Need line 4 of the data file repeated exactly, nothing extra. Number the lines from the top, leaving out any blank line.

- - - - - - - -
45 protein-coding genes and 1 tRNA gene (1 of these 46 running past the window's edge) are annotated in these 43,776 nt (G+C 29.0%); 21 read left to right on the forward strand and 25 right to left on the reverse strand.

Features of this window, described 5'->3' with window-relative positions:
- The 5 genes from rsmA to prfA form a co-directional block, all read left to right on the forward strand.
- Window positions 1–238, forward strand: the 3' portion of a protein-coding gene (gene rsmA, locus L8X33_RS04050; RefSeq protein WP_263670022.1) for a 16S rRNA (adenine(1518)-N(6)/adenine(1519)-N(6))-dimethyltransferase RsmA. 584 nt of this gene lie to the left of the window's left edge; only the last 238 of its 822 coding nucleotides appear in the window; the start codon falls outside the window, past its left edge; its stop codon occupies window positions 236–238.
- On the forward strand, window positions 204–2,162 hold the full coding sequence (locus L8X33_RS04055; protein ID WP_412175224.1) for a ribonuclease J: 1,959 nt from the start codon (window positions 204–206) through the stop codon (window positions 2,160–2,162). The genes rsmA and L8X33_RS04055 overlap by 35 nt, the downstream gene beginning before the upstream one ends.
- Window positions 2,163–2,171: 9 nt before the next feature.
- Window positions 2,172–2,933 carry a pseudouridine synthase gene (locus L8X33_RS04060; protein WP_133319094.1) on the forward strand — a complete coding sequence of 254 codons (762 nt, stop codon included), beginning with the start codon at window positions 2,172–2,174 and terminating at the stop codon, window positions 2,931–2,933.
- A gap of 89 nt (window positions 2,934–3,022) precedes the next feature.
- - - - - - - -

- Window positions 1–238, forward strand: the 3' portion of a protein-coding gene (gene rsmA, locus L8X33_RS04050; RefSeq protein WP_263670022.1) for a 16S rRNA (adenine(1518)-N(6)/adenine(1519)-N(6))-dimethyltransferase RsmA. 584 nt of this gene lie to the left of the window's left edge; only the last 238 of its 822 coding nucleotides appear in the window; the start codon falls outside the window, past its left edge; its stop codon occupies window positions 236–238.